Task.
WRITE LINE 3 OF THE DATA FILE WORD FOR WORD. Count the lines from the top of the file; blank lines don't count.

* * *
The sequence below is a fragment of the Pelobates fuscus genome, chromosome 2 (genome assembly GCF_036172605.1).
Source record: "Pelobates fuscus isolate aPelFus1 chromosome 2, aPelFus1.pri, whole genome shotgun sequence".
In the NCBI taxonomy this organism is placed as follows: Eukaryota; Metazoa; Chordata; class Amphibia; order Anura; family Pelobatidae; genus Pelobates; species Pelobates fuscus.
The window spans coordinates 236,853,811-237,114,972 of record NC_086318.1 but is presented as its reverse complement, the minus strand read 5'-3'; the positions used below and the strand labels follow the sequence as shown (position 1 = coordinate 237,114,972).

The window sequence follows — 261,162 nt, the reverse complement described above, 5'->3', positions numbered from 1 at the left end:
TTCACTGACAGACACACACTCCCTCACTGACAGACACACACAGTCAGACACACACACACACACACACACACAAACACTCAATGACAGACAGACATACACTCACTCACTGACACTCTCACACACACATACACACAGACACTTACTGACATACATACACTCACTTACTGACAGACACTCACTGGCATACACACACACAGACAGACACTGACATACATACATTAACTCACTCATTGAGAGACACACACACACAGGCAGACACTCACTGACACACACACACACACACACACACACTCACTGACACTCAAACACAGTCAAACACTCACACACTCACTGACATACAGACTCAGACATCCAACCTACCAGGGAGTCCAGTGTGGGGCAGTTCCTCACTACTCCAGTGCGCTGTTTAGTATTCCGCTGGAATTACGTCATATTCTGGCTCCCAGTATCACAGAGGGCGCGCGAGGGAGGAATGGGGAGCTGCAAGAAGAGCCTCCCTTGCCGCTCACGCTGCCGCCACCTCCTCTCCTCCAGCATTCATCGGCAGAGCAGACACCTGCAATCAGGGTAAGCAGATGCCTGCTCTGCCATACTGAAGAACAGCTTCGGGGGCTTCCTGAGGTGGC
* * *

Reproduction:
In the NCBI taxonomy this organism is placed as follows: Eukaryota; Metazoa; Chordata; class Amphibia; order Anura; family Pelobatidae; genus Pelobates; species Pelobates fuscus.